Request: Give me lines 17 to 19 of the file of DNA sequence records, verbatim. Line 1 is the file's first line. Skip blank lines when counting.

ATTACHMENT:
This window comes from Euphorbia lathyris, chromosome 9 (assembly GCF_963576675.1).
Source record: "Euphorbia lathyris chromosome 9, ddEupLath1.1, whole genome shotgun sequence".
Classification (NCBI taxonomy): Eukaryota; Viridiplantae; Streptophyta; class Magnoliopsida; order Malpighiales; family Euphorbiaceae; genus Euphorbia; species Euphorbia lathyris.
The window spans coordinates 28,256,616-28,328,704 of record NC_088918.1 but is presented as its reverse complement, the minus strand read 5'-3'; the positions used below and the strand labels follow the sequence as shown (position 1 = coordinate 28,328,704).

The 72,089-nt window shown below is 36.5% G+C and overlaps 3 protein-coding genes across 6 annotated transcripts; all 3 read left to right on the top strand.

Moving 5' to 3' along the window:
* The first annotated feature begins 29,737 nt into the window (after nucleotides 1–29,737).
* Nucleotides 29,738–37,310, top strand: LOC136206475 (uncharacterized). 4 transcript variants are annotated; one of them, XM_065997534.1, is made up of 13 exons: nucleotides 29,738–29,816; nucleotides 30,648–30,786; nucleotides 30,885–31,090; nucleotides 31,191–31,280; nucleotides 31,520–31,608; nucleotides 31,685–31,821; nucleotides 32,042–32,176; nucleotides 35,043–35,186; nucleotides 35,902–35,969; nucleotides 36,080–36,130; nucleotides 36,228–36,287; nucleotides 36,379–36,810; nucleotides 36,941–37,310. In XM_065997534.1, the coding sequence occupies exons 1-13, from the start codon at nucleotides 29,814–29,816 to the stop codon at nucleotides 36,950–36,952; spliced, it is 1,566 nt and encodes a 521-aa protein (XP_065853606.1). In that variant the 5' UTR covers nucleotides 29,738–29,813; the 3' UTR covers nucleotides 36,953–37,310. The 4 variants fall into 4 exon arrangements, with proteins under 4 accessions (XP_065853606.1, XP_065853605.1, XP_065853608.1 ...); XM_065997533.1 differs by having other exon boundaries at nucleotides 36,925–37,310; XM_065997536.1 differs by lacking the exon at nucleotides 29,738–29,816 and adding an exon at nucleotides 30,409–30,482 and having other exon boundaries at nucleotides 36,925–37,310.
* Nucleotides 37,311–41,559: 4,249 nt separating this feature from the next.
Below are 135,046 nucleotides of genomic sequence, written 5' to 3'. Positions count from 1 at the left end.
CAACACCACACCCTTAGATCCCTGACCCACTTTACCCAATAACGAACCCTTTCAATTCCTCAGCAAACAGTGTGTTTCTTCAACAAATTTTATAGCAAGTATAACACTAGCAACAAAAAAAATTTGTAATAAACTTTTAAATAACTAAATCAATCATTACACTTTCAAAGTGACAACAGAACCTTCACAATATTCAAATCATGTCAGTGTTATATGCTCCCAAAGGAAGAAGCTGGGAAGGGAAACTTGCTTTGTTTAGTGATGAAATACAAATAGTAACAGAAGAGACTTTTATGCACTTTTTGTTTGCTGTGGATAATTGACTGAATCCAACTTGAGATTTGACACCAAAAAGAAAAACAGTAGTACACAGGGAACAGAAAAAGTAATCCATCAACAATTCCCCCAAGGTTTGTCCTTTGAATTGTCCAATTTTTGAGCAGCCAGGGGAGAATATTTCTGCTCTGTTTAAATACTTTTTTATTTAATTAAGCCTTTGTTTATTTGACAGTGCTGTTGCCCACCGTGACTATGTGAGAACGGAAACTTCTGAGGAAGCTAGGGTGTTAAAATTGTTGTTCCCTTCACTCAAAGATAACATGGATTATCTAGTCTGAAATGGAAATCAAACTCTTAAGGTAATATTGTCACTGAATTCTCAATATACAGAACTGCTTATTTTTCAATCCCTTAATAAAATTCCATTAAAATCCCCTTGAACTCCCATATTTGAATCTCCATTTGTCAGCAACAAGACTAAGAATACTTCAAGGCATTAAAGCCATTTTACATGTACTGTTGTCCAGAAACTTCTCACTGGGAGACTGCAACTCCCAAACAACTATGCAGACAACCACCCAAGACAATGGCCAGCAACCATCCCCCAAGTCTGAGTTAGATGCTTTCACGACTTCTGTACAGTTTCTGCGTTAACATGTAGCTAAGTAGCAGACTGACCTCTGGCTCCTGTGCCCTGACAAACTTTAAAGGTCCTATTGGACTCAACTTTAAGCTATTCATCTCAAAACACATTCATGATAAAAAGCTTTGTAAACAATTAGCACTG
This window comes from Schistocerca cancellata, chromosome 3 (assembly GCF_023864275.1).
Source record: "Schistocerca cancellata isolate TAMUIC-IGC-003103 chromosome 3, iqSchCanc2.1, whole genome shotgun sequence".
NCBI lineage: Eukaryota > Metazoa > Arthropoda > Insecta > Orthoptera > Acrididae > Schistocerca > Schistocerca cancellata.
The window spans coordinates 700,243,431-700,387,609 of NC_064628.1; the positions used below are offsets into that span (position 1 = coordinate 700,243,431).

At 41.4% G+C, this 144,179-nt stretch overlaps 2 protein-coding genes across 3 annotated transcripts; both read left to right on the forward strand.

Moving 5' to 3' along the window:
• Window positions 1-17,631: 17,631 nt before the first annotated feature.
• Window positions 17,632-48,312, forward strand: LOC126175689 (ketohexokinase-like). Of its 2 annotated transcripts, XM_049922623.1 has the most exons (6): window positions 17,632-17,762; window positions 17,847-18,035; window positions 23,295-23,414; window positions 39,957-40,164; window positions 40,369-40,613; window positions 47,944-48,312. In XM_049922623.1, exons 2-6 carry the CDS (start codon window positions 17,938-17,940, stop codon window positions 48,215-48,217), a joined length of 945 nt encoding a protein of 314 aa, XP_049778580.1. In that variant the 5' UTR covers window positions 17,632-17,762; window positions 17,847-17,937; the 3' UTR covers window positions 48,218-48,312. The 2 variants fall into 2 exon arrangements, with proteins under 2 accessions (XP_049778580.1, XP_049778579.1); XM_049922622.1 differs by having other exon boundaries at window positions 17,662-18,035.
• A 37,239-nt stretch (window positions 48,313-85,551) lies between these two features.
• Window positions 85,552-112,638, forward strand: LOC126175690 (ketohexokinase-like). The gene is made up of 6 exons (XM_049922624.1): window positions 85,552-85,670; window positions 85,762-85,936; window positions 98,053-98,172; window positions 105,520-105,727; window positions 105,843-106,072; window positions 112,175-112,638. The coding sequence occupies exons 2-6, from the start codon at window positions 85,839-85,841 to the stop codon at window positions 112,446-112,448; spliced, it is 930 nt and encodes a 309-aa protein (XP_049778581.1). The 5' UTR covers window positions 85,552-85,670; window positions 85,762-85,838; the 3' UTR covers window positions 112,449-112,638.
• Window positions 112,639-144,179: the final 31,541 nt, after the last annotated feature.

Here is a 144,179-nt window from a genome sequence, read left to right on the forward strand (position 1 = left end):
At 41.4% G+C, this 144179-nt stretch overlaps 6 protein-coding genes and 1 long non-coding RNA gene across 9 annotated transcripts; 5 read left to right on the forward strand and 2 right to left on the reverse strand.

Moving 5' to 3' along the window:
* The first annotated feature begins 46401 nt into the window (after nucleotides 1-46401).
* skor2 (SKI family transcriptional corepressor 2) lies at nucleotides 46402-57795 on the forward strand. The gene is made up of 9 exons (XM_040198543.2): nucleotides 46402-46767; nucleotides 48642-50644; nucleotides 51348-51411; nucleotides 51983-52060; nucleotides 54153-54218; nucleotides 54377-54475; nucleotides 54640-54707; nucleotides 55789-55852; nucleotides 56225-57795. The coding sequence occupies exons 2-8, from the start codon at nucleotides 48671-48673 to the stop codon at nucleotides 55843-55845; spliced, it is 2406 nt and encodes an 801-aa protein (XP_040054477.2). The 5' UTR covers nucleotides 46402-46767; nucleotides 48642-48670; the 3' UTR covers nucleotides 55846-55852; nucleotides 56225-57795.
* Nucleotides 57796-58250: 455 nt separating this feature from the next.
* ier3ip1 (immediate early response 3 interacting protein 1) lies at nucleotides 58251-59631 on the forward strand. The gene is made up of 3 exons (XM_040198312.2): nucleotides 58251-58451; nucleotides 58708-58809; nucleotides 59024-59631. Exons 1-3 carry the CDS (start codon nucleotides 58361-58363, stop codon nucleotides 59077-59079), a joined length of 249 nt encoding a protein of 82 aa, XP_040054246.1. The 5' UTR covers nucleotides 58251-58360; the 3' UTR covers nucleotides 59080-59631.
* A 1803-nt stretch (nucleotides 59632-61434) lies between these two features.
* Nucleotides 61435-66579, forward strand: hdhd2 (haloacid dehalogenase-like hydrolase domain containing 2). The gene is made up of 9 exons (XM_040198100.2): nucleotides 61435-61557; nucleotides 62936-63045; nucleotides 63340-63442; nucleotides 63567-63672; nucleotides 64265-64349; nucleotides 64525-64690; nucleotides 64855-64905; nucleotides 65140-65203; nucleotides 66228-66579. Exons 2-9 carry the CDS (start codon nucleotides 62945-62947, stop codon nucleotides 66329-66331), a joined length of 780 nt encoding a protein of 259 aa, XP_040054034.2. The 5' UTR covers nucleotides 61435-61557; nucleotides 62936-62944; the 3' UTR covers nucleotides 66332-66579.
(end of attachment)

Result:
Moving 5' to 3' along the window:
• Window positions 1-17,631: 17,631 nt before the first annotated feature.
• Window positions 17,632-48,312, forward strand: LOC126175689 (ketohexokinase-like). Of its 2 annotated transcripts, XM_049922623.1 has the most exons (6): window positions 17,632-17,762; window positions 17,847-18,035; window positions 23,295-23,414; window positions 39,957-40,164; window positions 40,369-40,613; window positions 47,944-48,312. In XM_049922623.1, exons 2-6 carry the CDS (start codon window positions 17,938-17,940, stop codon window positions 48,215-48,217), a joined length of 945 nt encoding a protein of 314 aa, XP_049778580.1. In that variant the 5' UTR covers window positions 17,632-17,762; window positions 17,847-17,937; the 3' UTR covers window positions 48,218-48,312. The 2 variants fall into 2 exon arrangements, with proteins under 2 accessions (XP_049778580.1, XP_049778579.1); XM_049922622.1 differs by having other exon boundaries at window positions 17,662-18,035.